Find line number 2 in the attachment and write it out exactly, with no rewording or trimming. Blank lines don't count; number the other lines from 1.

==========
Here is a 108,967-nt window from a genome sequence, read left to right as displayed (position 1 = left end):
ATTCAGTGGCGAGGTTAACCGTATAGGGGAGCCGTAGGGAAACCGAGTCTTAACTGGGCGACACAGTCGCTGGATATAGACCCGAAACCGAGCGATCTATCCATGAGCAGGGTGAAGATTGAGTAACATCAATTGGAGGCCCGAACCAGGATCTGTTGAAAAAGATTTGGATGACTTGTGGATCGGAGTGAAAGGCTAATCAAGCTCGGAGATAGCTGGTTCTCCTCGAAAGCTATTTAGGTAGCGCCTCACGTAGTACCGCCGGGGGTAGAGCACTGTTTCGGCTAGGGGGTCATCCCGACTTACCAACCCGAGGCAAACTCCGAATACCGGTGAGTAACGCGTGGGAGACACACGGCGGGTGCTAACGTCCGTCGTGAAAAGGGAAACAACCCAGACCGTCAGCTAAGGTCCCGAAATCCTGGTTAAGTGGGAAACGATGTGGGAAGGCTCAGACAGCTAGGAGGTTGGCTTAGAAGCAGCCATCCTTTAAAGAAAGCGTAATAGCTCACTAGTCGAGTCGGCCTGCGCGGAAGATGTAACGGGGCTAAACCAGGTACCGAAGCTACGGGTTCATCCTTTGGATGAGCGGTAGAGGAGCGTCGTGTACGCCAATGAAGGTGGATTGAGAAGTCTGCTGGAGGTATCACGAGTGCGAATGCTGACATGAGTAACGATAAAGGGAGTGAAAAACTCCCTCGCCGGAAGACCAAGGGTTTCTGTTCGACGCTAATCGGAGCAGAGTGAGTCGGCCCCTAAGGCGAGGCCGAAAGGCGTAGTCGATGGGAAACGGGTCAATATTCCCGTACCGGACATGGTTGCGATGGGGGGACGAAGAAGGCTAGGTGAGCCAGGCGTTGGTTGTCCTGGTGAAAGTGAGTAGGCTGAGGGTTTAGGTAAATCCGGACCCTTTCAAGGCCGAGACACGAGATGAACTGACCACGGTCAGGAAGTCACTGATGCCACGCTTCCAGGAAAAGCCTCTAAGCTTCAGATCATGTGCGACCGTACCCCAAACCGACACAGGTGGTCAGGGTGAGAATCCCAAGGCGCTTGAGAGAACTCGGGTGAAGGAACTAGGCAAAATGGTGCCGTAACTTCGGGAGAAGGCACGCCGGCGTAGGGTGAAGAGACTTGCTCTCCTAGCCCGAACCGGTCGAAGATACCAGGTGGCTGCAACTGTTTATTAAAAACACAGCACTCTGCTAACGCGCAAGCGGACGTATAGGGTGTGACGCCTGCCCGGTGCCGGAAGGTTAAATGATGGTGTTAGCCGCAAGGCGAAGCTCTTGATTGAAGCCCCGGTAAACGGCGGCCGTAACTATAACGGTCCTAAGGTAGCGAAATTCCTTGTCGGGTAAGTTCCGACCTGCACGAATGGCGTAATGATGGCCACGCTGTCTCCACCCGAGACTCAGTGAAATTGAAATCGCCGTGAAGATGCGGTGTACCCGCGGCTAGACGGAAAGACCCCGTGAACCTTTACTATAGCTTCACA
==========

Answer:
ATTCAGTGGCGAGGTTAACCGTATAGGGGAGCCGTAGGGAAACCGAGTCTTAACTGGGCGACACAGTCGCTGGATATAGACCCGAAACCGAGCGATCTATCCATGAGCAGGGTGAAGATTGAGTAACATCAATTGGAGGCCCGAACCAGGATCTGTTGAAAAAGATTTGGATGACTTGTGGATCGGAGTGAAAGGCTAATCAAGCTCGGAGATAGCTGGTTCTCCTCGAAAGCTATTTAGGTAGCGCCTCACGTAGTACCGCCGGGGGTAGAGCACTGTTTCGGCTAGGGGGTCATCCCGACTTACCAACCCGAGGCAAACTCCGAATACCGGTGAGTAACGCGTGGGAGACACACGGCGGGTGCTAACGTCCGTCGTGAAAAGGGAAACAACCCAGACCGTCAGCTAAGGTCCCGAAATCCTGGTTAAGTGGGAAACGATGTGGGAAGGCTCAGACAGCTAGGAGGTTGGCTTAGAAGCAGCCATCCTTTAAAGAAAGCGTAATAGCTCACTAGTCGAGTCGGCCTGCGCGGAAGATGTAACGGGGCTAAACCAGGTACCGAAGCTACGGGTTCATCCTTTGGATGAGCGGTAGAGGAGCGTCGTGTACGCCAATGAAGGTGGATTGAGAAGTCTGCTGGAGGTATCACGAGTGCGAATGCTGACATGAGTAACGATAAAGGGAGTGAAAAACTCCCTCGCCGGAAGACCAAGGGTTTCTGTTCGACGCTAATCGGAGCAGAGTGAGTCGGCCCCTAAGGCGAGGCCGAAAGGCGTAGTCGATGGGAAACGGGTCAATATTCCCGTACCGGACATGGTTGCGATGGGGGGACGAAGAAGGCTAGGTGAGCCAGGCGTTGGTTGTCCTGGTGAAAGTGAGTAGGCTGAGGGTTTAGGTAAATCCGGACCCTTTCAAGGCCGAGACACGAGATGAACTGACCACGGTCAGGAAGTCACTGATGCCACGCTTCCAGGAAAAGCCTCTAAGCTTCAGATCATGTGCGACCGTACCCCAAACCGACACAGGTGGTCAGGGTGAGAATCCCAAGGCGCTTGAGAGAACTCGGGTGAAGGAACTAGGCAAAATGGTGCCGTAACTTCGGGAGAAGGCACGCCGGCGTAGGGTGAAGAGACTTGCTCTCCTAGCCCGAACCGGTCGAAGATACCAGGTGGCTGCAACTGTTTATTAAAAACACAGCACTCTGCTAACGCGCAAGCGGACGTATAGGGTGTGACGCCTGCCCGGTGCCGGAAGGTTAAATGATGGTGTTAGCCGCAAGGCGAAGCTCTTGATTGAAGCCCCGGTAAACGGCGGCCGTAACTATAACGGTCCTAAGGTAGCGAAATTCCTTGTCGGGTAAGTTCCGACCTGCACGAATGGCGTAATGATGGCCACGCTGTCTCCACCCGAGACTCAGTGAAATTGAAATCGCCGTGAAGATGCGGTGTACCCGCGGCTAGACGGAAAGACCCCGTGAACCTTTACTATAGCTTCACA